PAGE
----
> to a half-wave at 40 will develop a serious case of acute lobe-itis when
> operated at higher frequencies, squirting your RF in a variety of
> directions, many of which may not be productive for your intended
> objective.  Try, as many have over the years, to design the "magic
> antenna" that is very small, provides a 1:1 match on all bands, easily
> installed, and exhibits good gain, your effort will inevitably fail.  As
> JC Maxwell is reported to have said, "Physics is physics, the rules are
> unbreakable."  A log-periodic will give very modest gain over an octave
> or more, however LP's hardly fall into the Field Antenna class. [:-)
>
> 73,
> Fred ["Skip"] K6DGW
> Sparks NV DM09dn
> Washoe County
>
> On 10/10/2019 1:24 PM, Al Lorona wrote:
> > My experience with single vertical or sloping wires is exactly the same
> as AB7E's. I have, over almost twice as many Field Days as Dave, come to a
> similar conclusion, with the slight difference being my preference for an
> "all-band dipole" fed with balanced line. This obviates the balun and
> reduces feedline loss to negligible, so obviously I am maximizing
> efficiency at the expense of any other possible advantage. (I can usually
> hear much better than I can be heard... so thus far this has been a valid
> decision.)
> >
> > To sum up what I and what I think Dave are saying, you can't beat a
> horizontal, center-fed wire up as high as you can get it. Its simplicity,
> the flexibility it gives you to QSY (with a good tuner), and its high
> efficiency are almost unbeatable.
> >
> > As a side note, the center-fed horizontal wire I have used here at home
> is totally non-resonant. I don't even know how long it is. Once you give up
> the obsession with resonant antenna length, you gain a huge freedom of
> choice.
> >
> > In the bottom of the sunspot cycle, these advantages are somewhat
> reduced because an op, especially on Field Day, might opt to forget about
> any band higher than 20 meters -- and these days even 20 is questionable.
> This means you can probably make do with coaxial cable and a balun for
> operation on 2 or 3 bands but the general idea still holds.
> >
> > Al  W6LX
> >
>
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Re: Center-fed antennas

Don Wilhelm
All this talk of multi-band antennas for Field Day ignores the problem
of multi-station Field Day operation.
There is sufficient pickup of one transmitter's energy on the antenna
being used by a receiver on another band.
For that reason, my club has banned the use of multiband antennas for
Field Day operation.

For a single station Field Day operation, the multiband antennas are great.

73,
Don W3FPR

On 10/10/2019 5:32 PM, David Lee / Seatools wrote:

> On Thu, Oct 10, 2019 at 2:06 PM Fred Jensen <[hidden email]> wrote:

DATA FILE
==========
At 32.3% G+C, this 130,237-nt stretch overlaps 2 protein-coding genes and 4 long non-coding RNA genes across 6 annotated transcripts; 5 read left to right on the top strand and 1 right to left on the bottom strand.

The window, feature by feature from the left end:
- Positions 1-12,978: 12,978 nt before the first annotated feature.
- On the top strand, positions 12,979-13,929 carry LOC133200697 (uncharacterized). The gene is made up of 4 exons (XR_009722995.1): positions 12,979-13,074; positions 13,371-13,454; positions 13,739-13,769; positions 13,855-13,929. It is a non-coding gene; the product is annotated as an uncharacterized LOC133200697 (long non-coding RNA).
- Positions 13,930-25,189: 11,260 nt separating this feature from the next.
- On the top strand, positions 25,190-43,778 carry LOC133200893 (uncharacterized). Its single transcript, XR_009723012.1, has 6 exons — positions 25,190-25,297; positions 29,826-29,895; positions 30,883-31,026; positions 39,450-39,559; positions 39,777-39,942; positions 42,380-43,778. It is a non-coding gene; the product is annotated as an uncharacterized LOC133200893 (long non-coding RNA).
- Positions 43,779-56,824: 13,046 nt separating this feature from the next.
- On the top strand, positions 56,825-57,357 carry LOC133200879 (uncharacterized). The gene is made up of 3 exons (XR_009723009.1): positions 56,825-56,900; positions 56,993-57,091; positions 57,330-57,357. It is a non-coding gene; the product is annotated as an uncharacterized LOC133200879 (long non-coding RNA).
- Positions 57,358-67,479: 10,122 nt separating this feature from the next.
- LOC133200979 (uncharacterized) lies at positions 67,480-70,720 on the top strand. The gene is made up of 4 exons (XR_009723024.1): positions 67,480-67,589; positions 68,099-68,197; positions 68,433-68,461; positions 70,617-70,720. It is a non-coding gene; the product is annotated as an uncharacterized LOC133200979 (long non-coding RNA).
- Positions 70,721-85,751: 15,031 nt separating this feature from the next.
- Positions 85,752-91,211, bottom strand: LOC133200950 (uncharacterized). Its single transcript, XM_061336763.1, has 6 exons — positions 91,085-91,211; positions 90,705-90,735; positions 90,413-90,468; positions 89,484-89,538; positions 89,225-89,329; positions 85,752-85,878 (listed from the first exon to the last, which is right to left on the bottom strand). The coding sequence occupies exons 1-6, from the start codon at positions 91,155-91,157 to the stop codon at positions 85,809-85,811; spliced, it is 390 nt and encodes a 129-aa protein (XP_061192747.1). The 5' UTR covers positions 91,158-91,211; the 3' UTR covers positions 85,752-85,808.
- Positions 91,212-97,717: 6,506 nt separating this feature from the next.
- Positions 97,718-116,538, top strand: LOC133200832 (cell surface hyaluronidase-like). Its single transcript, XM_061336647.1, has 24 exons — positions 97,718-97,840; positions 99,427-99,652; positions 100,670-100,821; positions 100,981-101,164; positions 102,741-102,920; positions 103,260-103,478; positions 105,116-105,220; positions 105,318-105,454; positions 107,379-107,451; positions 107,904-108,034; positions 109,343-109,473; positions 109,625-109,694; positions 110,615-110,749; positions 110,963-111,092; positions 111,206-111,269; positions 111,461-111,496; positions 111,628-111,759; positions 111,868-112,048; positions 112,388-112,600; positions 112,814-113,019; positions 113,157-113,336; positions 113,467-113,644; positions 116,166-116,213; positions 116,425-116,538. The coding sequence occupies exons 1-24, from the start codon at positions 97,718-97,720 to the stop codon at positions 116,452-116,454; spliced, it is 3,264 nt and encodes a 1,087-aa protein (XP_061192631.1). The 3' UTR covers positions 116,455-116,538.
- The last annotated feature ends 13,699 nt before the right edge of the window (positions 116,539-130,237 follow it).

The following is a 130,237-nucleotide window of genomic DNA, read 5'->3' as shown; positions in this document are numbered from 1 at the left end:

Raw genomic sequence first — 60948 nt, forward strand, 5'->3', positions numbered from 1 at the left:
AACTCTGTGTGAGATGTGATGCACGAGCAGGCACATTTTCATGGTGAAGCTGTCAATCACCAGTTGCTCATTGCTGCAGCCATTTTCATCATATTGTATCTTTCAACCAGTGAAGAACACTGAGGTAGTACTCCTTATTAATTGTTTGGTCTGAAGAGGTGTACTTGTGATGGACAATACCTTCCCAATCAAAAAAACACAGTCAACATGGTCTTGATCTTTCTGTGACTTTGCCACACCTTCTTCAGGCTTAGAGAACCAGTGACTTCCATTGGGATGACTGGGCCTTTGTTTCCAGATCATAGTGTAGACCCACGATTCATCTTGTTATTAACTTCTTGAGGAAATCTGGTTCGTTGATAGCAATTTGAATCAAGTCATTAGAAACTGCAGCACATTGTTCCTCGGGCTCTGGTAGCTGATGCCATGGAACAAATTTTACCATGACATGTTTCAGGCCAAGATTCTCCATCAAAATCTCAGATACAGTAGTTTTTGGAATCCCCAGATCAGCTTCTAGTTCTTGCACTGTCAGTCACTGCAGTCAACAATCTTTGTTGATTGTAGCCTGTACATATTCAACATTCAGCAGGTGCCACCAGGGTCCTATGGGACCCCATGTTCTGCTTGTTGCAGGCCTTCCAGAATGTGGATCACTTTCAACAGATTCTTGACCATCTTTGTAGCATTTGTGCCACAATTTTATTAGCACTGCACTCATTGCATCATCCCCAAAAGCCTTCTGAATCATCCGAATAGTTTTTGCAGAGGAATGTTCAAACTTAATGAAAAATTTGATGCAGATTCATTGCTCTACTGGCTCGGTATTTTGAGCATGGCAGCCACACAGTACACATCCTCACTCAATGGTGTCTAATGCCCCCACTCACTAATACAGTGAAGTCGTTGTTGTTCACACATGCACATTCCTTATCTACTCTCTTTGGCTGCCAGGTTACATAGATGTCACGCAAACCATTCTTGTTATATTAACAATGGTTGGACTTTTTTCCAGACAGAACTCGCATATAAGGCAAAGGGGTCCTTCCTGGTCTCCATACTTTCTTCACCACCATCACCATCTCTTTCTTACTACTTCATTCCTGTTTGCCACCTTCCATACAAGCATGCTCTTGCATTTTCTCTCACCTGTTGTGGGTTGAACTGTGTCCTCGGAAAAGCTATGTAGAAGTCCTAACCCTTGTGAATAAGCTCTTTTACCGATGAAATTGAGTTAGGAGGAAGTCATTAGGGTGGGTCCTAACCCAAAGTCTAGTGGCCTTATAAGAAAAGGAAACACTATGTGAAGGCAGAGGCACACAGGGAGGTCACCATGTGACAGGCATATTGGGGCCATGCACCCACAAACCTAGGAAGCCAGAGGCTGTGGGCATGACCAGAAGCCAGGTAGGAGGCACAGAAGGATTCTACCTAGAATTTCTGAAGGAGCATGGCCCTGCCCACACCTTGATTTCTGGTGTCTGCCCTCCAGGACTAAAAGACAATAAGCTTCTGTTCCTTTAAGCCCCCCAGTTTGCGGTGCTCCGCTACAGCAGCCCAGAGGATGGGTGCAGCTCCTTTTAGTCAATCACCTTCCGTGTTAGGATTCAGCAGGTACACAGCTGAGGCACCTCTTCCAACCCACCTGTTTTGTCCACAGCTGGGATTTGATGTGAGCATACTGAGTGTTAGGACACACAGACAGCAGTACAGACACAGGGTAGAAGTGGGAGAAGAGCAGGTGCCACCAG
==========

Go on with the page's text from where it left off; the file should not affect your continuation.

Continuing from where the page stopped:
>
>> Yes, however ... a center-fed dipole long enough to be moderately close
>> to a half-wave at 40 will develop a serious case of acute lobe-itis when
>> operated at higher frequencies, squirting your RF in a variety of
>> directions, many of which may not be productive for your intended
>> objective.  Try, as many have over the years, to design the "magic
>> antenna" that is very small, provides a 1:1 match on all bands, easily
>> installed, and exhibits good gain, your effort will inevitably fail.  As
>> JC Maxwell is reported to have said, "Physics is physics, the rules are
>> unbreakable."  A log-periodic will give very modest gain over an octave
>> or more, however LP's hardly fall into the Field Antenna class. [:-)
>>
>> 73,
>> Fred ["Skip"] K6DGW
>> Sparks NV DM09dn
>> Washoe County
>>
>> On 10/10/2019 1:24 PM, Al Lorona wrote:
>>> My experience with single vertical or sloping wires is exactly the same
>> as AB7E's. I have, over almost twice as many Field Days as Dave, come to a
>> similar conclusion, with the slight difference being my preference for an
>> "all-band dipole" fed with balanced line. This obviates the balun and
>> reduces feedline loss to negligible, so obviously I am maximizing
>> efficiency at the expense of any other possible advantage. (I can usually
>> hear much better than I can be heard... so thus far this has been a valid
>> decision.)
>>>
>>> To sum up what I and what I think Dave are saying, you can't beat a
>> horizontal, center-fed wire up as high as you can get it. Its simplicity,
>> the flexibility it gives you to QSY (with a good tuner), and its high
>> efficiency are almost unbeatable.
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Re: Center-fed antennas

alorona
In reply to this post by k6dgw
Precisely because of this objection and countless others, is why I expressly stated, "...at the expense of any other possible advantage." I think we all understand that there's no magic antenna. The 'magic' of the antenna we're discussing here is simplicity, all-frequency operation, and high efficiency. No other magical claims are being made.

Al  W6LX

>Yes, however ... a center-fed dipole long enough to be moderately close
>to a half-wave at 40 will develop a serious case of acute lobe-itis when
>operated at higher frequencies



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Center-fed antennas

Ken G Kopp
In reply to this post by Don Wilhelm
Well-said, Don.

73!

Ken Kopp - K0PP

On Thu, Oct 10, 2019, 16:23 Don Wilhelm <[hidden email]> wrote:

> All this talk of multi-band antennas for Field Day ignores the problem